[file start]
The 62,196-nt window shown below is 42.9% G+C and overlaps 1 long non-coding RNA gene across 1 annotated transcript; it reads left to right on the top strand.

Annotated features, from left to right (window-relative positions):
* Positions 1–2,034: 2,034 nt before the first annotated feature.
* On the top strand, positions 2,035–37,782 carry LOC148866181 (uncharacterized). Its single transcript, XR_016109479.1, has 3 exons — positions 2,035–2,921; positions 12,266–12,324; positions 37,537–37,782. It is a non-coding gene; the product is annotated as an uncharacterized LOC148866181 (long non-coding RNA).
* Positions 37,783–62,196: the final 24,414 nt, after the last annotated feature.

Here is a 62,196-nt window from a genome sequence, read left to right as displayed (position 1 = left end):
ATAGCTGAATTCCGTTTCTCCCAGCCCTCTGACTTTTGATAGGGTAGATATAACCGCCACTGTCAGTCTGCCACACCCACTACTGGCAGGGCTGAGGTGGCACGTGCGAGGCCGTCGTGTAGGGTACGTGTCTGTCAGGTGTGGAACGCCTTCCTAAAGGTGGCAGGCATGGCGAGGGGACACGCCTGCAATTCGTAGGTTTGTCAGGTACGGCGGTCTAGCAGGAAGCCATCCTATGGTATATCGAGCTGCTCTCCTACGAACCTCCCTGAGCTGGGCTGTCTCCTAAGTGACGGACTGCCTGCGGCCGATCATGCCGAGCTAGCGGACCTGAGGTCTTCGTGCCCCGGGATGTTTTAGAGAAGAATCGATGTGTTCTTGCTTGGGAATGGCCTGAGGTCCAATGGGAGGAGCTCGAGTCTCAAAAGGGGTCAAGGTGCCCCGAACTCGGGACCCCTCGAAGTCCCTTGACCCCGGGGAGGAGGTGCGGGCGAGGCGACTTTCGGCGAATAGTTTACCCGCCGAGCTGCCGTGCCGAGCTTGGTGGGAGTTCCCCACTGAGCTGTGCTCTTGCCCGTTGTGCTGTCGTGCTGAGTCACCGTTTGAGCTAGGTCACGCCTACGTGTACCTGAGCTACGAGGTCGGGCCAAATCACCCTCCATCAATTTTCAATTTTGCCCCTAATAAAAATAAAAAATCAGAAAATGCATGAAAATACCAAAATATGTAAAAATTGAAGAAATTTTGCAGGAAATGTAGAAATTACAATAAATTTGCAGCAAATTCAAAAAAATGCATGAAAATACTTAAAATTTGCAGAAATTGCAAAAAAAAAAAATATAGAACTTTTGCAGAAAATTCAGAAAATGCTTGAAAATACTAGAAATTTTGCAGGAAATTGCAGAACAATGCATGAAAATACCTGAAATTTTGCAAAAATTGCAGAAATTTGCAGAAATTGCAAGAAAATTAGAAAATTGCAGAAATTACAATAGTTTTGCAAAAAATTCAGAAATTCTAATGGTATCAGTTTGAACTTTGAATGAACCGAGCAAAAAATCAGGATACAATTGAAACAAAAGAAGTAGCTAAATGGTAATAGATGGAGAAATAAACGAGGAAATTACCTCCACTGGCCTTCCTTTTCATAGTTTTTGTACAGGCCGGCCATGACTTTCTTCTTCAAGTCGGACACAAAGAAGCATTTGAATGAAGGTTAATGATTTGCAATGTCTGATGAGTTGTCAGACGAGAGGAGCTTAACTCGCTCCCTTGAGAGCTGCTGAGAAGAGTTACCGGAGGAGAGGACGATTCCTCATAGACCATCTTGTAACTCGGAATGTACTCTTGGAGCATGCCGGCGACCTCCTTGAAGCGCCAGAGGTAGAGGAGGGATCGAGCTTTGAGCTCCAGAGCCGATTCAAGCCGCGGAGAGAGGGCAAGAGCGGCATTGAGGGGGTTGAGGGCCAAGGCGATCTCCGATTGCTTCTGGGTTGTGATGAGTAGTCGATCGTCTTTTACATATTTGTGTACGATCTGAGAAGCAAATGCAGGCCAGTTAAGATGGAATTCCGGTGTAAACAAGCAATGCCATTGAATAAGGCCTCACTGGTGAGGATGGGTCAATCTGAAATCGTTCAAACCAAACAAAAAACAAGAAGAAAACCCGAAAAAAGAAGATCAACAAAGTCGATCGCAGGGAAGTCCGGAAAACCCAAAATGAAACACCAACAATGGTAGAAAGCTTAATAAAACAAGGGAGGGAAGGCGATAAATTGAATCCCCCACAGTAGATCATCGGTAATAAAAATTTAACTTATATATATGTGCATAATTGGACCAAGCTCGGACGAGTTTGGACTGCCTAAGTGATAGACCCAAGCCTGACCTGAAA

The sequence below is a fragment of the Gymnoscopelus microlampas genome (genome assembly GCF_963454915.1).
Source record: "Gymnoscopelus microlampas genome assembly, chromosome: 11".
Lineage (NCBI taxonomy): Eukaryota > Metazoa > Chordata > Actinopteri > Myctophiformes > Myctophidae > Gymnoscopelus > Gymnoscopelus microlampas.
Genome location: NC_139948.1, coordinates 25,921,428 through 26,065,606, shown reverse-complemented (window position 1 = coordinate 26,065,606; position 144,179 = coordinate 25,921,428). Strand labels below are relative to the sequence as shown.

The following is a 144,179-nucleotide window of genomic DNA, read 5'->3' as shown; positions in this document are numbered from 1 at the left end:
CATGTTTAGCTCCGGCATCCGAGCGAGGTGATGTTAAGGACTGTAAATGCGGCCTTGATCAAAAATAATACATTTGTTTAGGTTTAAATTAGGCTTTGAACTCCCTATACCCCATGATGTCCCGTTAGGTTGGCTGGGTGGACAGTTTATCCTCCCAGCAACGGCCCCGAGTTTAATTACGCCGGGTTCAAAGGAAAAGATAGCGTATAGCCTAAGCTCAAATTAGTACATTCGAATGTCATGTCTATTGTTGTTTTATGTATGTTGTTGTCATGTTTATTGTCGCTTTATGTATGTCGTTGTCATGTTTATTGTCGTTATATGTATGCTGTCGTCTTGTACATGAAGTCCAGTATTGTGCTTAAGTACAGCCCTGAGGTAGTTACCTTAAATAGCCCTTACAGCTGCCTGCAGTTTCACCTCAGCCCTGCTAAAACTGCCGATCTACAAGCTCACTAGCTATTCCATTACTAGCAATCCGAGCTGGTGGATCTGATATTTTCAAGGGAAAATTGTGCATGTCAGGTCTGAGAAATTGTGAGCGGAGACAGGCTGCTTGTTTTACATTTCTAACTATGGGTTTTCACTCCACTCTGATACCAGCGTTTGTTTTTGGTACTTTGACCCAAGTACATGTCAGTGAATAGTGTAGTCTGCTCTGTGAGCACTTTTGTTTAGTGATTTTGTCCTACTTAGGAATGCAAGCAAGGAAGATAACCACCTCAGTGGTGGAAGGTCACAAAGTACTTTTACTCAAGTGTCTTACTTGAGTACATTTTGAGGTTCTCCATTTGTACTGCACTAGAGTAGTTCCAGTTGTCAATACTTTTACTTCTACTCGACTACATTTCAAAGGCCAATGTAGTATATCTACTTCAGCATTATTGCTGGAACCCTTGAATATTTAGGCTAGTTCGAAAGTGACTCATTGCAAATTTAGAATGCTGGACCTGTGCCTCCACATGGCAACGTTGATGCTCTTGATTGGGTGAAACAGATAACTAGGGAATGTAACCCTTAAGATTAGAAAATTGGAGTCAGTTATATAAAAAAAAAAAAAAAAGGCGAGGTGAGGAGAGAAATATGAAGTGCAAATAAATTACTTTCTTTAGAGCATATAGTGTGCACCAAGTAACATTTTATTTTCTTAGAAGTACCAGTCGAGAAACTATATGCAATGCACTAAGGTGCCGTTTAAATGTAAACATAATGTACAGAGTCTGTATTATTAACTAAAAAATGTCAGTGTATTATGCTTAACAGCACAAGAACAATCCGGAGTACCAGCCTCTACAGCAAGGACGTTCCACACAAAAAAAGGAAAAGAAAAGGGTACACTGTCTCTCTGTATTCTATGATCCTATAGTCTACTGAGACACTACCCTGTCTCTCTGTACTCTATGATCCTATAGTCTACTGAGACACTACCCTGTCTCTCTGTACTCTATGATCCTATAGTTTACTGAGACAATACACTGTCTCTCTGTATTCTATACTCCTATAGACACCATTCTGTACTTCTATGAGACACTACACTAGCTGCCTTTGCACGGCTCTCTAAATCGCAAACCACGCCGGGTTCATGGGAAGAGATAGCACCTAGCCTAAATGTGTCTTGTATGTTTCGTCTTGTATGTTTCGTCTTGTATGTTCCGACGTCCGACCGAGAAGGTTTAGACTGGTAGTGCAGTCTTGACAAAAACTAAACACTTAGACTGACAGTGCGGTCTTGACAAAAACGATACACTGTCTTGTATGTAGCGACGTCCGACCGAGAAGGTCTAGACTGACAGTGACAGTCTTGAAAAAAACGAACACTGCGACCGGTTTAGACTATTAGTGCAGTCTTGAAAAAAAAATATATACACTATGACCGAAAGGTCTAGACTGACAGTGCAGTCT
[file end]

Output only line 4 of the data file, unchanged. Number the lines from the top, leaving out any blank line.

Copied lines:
* On the top strand, positions 2,035–37,782 carry LOC148866181 (uncharacterized). Its single transcript, XR_016109479.1, has 3 exons — positions 2,035–2,921; positions 12,266–12,324; positions 37,537–37,782. It is a non-coding gene; the product is annotated as an uncharacterized LOC148866181 (long non-coding RNA).